Top of the page
A viral load test measures how much HIV is in the blood. It's first measured when you're diagnosed with HIV. This serves as the baseline. Future measurements are compared with it. With treatment, the viral load should go down. Within a few months, there should be very little virus in your blood.
A viral load test is done to watch for changes in an HIV infection. Your doctor uses it to see how well your treatment is working. This information helps guide your treatment options.
A goal of treatment is to reach an undetectable viral load. This means that the amount of the virus is too low for the test to detect. When the virus is undetectable, you cannot pass HIV to other people through sex.
In general, there's nothing you have to do before this test, unless your doctor tells you to.
A health professional uses a needle to take a blood sample, usually from the arm.
When a blood sample is taken, you may feel nothing at all from the needle. Or you might feel a quick sting or pinch.
There is very little chance of having a problem from this test. When a blood sample is taken, a small bruise may form at the site.
Each lab has a different range for what's normal. Your lab report should show the range that your lab uses for each test.
Viral load results are reported as the number of HIV copies in a millilitre (copies/mL) of blood. Each virus is called a "copy," because HIV reproduces by making copies of itself (replicating).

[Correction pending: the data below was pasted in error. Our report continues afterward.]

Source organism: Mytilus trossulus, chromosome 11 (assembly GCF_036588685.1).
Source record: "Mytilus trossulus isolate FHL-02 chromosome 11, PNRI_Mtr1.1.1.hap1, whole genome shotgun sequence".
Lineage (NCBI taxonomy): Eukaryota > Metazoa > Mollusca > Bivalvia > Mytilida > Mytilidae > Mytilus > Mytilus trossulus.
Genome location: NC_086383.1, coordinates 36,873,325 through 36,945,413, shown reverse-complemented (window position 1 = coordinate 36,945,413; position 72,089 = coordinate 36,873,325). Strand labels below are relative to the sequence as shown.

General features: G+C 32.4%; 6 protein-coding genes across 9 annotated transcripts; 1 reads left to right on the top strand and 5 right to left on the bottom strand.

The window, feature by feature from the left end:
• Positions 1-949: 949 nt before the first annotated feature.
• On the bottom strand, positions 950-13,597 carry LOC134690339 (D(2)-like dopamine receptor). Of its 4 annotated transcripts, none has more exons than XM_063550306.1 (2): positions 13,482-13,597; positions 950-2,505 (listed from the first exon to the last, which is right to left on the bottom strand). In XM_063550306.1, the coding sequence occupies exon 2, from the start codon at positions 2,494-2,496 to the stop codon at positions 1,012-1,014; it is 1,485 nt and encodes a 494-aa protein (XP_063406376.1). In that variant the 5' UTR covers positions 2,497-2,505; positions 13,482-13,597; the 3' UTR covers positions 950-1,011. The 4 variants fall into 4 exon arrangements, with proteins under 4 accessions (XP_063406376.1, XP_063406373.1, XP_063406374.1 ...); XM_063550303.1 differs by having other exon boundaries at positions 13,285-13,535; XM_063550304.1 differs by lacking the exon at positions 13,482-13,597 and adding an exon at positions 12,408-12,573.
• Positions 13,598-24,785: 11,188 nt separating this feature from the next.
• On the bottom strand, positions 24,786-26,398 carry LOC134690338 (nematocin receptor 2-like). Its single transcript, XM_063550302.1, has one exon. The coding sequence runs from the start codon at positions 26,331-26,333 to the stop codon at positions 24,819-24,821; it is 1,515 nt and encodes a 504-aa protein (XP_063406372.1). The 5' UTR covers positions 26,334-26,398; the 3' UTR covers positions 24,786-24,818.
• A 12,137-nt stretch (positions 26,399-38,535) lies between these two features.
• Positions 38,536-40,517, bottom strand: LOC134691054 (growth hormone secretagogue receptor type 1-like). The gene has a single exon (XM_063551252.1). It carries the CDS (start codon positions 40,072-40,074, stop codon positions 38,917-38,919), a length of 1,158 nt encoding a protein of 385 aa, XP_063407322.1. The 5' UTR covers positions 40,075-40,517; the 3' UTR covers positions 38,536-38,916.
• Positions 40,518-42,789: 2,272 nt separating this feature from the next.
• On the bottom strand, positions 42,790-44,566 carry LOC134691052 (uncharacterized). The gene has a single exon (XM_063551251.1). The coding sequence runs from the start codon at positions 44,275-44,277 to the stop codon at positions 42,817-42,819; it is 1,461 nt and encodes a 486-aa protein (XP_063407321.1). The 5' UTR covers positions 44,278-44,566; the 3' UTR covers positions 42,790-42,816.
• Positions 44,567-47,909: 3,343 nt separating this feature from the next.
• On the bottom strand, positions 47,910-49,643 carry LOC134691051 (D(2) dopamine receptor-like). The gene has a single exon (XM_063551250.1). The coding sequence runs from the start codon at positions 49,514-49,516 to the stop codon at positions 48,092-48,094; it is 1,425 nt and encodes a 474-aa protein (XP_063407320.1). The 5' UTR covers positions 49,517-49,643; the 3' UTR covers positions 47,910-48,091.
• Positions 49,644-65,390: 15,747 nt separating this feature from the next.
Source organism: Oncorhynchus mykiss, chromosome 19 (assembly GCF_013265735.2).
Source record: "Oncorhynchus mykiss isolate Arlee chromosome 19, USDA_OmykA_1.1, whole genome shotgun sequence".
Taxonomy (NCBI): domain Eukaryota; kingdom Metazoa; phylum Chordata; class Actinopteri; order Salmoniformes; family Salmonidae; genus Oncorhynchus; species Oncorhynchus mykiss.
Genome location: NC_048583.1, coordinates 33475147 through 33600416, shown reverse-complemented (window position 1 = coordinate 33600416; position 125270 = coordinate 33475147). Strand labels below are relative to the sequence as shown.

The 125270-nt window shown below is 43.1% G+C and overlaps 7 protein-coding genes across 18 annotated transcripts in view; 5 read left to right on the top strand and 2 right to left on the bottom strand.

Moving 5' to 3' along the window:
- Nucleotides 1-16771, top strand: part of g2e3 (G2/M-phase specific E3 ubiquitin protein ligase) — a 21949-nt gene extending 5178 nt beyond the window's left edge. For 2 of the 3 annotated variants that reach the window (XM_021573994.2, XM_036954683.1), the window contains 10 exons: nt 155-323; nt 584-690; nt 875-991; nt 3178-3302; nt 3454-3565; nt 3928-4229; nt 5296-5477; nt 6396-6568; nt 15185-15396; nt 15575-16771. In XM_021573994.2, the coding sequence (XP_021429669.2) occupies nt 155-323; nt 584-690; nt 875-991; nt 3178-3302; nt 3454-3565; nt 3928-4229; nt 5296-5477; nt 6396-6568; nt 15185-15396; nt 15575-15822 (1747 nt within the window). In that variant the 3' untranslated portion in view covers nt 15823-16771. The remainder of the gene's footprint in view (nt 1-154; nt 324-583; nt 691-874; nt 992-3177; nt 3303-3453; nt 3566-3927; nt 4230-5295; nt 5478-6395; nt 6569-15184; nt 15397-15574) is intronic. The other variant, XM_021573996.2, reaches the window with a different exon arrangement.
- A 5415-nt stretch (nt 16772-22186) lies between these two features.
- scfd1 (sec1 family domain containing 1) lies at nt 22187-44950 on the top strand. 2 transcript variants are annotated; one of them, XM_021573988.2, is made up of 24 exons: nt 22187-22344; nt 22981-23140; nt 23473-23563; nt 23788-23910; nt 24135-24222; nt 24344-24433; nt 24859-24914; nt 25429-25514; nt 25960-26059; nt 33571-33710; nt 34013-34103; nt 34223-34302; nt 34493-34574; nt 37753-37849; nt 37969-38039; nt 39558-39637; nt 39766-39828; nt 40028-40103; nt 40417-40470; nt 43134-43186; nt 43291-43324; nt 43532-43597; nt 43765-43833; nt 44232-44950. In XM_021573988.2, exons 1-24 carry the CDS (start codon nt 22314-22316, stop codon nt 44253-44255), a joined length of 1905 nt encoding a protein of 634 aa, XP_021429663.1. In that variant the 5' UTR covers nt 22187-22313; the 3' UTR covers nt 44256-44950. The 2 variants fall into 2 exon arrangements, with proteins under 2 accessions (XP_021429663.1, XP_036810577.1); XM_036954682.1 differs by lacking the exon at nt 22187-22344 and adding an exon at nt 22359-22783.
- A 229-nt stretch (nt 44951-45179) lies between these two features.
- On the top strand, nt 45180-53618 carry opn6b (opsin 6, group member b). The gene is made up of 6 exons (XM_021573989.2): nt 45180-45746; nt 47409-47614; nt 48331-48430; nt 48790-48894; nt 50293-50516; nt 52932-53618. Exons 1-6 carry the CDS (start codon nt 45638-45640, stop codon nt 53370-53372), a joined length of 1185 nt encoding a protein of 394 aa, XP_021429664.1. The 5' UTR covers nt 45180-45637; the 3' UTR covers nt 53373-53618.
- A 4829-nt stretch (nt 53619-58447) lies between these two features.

HIV is not detected (undetectable) in the blood.
HIV is detected in the blood. Your doctor will compare your current measurement with previous values.
If the viral load drops, it means that the infection is being suppressed or controlled.
If you are not being treated, an undetectable viral load result doesn't mean that you no longer have HIV in your blood. It means that the amount of HIV in the blood was too low for the test to detect. HIV still can be passed to another person even when the viral load cannot be detected in people who are not on medication. U=U (undetectable = untransmittable) only when you are taking taking PEP (post-exposure prophylaxis) or PrEP (pre-exposure prophylaxis).
Adaptation Date: 11/22/2023
Adapted By: Alberta Health Services
Adaptation Reviewed By: Alberta Health Services
To learn more about Healthwise, visit Healthwise.org.
© 1995-2023 Healthwise, Incorporated. All rights reserved. Healthwise, Healthwise for every health decision, and the Healthwise logo are trademarks of Healthwise, Incorporated.